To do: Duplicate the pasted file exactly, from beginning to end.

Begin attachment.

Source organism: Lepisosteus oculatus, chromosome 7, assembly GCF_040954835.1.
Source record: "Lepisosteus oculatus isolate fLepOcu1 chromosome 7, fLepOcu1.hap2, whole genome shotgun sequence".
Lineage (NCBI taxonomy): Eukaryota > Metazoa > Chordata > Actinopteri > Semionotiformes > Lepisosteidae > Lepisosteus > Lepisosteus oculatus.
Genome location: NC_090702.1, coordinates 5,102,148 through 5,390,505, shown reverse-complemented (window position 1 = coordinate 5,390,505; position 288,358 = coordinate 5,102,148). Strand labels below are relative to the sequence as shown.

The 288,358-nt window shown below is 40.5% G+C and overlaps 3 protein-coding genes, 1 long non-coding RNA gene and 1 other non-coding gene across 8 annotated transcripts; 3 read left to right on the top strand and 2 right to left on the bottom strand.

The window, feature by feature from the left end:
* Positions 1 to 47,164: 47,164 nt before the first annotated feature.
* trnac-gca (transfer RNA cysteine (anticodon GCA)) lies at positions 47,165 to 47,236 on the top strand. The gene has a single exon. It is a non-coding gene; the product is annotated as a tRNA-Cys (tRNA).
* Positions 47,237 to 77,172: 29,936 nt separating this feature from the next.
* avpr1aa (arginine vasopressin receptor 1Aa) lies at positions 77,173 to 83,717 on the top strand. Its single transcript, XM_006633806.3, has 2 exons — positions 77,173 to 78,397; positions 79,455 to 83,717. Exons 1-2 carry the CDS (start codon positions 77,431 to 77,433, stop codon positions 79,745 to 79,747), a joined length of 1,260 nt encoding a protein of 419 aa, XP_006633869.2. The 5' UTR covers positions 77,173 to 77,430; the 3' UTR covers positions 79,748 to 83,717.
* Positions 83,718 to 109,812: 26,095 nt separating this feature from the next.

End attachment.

Source organism: Lepisosteus oculatus, chromosome 7, assembly GCF_040954835.1.
Source record: "Lepisosteus oculatus isolate fLepOcu1 chromosome 7, fLepOcu1.hap2, whole genome shotgun sequence".
Lineage (NCBI taxonomy): Eukaryota > Metazoa > Chordata > Actinopteri > Semionotiformes > Lepisosteidae > Lepisosteus > Lepisosteus oculatus.
Genome location: NC_090702.1, coordinates 5,102,148 through 5,390,505, shown reverse-complemented (window position 1 = coordinate 5,390,505; position 288,358 = coordinate 5,102,148). Strand labels below are relative to the sequence as shown.

The 288,358-nt window shown below is 40.5% G+C and overlaps 3 protein-coding genes, 1 long non-coding RNA gene and 1 other non-coding gene across 8 annotated transcripts; 3 read left to right on the top strand and 2 right to left on the bottom strand.

The window, feature by feature from the left end:
* Positions 1 to 47,164: 47,164 nt before the first annotated feature.
* trnac-gca (transfer RNA cysteine (anticodon GCA)) lies at positions 47,165 to 47,236 on the top strand. The gene has a single exon. It is a non-coding gene; the product is annotated as a tRNA-Cys (tRNA).
* Positions 47,237 to 77,172: 29,936 nt separating this feature from the next.
* avpr1aa (arginine vasopressin receptor 1Aa) lies at positions 77,173 to 83,717 on the top strand. Its single transcript, XM_006633806.3, has 2 exons — positions 77,173 to 78,397; positions 79,455 to 83,717. Exons 1-2 carry the CDS (start codon positions 77,431 to 77,433, stop codon positions 79,745 to 79,747), a joined length of 1,260 nt encoding a protein of 419 aa, XP_006633869.2. The 5' UTR covers positions 77,173 to 77,430; the 3' UTR covers positions 79,748 to 83,717.
* Positions 83,718 to 109,812: 26,095 nt separating this feature from the next.